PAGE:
Expulsions Cast Shadow on Chinese Rights Progress

By , Staff writer of The Christian Science Monitor

CHINA has marred months of painstaking propaganda on human rights by forcibly expelling three Canadian legislators investigating the plight of dissidents in Beijing.

The forced departures on Tuesday have rattled Sino-Canadian relations. Barbara McDougall, Canada's secretary of state for external affairs, said the incident affirmed how China has failed to improve its human rights record.

"I am particularly offended at this affront to the institution of Parliament and the treatment of democratically elected representatives of the Canadian people," Ms. McDougall said in Ottawa.

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The lawmakers said Wednesday in Hong Kong that Canada should make its aid and trade with China contingent on a steady easing of restrictions on citizens' freedoms. They called on the Bush administration to adopt the same policy.

The expulsions contradicted 13 months of unprecedented tolerance by Beijing toward foreign interest in the treatment of basic liberties in China.

Beijing has kept human rights delegations from several countries under surveillance since late 1990 and has harassed some. But it had allowed most of the groups to meet with officials and engage in discreet fact finding.

Moreover, Beijing last year handed down comparatively lenient sentences for most of the best known activists in the Tiananmen movement. Also, the State Council, or Cabinet, released a long paper on Nov. 1 that lashes out at foreign critics but acknowledges that China could improve its human rights record.

China assured US Secretary of State James Baker III in November that it will establish a permanent desk at the Foreign Ministry for human rights consultations. US diplomats hailed the move as a crucial first step for a gradual and deliberate improvement in how Beijing handles the basic freedoms of its citizens.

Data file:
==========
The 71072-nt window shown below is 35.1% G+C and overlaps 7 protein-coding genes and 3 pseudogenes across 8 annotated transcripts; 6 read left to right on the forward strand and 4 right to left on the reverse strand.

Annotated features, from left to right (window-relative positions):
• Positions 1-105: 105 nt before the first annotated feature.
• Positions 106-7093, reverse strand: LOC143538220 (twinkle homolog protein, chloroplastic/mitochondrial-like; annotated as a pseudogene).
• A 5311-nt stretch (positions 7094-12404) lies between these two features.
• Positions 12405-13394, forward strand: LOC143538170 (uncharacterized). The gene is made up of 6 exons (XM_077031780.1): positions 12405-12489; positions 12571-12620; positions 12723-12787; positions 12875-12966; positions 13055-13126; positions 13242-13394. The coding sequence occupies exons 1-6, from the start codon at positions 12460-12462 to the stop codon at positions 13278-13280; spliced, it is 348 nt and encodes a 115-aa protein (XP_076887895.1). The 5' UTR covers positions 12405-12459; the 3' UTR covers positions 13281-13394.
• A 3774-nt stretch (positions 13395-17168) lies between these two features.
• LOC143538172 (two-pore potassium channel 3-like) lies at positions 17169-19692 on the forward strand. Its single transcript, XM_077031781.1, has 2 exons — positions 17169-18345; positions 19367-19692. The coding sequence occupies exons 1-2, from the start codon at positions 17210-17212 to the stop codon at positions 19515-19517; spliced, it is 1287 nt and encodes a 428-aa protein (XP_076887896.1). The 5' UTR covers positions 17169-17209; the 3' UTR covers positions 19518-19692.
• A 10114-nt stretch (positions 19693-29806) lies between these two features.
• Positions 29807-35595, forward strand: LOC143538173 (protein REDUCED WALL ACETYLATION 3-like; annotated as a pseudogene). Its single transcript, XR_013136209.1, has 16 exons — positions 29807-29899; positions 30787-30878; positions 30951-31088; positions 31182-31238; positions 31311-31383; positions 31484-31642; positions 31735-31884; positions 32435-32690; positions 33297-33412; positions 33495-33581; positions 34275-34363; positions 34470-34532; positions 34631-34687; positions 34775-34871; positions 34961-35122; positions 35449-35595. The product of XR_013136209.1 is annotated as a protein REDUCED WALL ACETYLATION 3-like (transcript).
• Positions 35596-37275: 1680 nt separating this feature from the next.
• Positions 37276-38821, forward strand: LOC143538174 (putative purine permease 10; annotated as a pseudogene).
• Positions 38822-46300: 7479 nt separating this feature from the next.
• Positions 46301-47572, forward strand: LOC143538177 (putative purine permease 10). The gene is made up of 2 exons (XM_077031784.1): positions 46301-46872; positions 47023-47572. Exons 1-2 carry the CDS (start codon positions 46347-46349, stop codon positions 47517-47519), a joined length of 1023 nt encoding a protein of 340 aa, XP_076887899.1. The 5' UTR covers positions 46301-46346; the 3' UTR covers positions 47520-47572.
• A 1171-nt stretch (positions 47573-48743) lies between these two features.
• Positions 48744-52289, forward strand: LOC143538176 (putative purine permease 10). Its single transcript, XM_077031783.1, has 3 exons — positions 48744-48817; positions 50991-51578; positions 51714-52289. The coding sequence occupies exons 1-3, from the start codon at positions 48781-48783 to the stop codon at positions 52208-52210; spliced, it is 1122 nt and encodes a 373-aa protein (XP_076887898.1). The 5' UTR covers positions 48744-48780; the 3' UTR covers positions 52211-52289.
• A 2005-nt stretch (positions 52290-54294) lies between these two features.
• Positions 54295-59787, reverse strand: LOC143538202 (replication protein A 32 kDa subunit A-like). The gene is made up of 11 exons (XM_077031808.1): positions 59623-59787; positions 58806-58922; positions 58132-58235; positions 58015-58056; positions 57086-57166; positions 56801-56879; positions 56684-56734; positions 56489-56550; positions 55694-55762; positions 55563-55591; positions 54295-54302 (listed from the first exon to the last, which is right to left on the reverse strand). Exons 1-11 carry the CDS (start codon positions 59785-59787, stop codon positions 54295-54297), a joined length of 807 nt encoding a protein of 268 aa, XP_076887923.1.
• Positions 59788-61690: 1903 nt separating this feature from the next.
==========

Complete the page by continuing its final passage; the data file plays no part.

For decades, Chinese officials categorically rejected all discussions on human rights, saying foreign concern on the issue constituted interference in China's internal affairs.

Dissidents in China and human rights groups, however, say the moves merely represent a change in style necessitated by China's dependence on trade and investment with the industrialized democracies. There has been no substantive change in policy; hundreds of liberal protesters remain jailed throughout the country and Beijing continues to deny citizens basic liberties, they say.

The rough handling of the Canadian delegation appears to bolster the assertions of China's critics.

Chinese police detained and expelled the Canadian parliamentarians more than a day after they had met with Hao Xiaotian, the wife of jailed dissident Wang Juntao. The group intended to lay a wreath at the grave of Wen Jie, a student activist in the 1989 Tiananmen protests who died late last year shortly after his release from prison.

The five-day visit, scheduled to end yesterday, was sponsored in part by the Chinese People's Institute of Foreign Affairs, a body under the Foreign Ministry. A ministry official said the lawmakers were rejected for "engaging in activities incompatible with their status in China."

Upon his arrival in Hong Kong Tuesday with other members of the Canadian delegation, Svend Robinson said he and fellow lawmaker Geoff Scott were "manhandled" by police and "thrown into the bus" that took them to the airport.

"If that is the kind of human rights that the Chinese can demonstrate to legislators ... then God help the people of China who have to live under that regime," Mr. Scott said on Tuesday.

"Aid and trade with China should be tied to human rights," he said at a press conference on Wednesday.

Secretary of State McDougall said "this incident confirms the validity of the emphasis we have placed on human rights in our dealings with China."

Western diplomats suggested that China's zealous security apparatus might have acted against the wishes of the Foreign Ministry. Still, they could not find a clear rationale for the coarse treatment of the lawmakers. "There's apparently no rational justification, and Beijing ultimately just ends up hurting itself," said one Western diplomat in Hong Kong on condition on anonymity.

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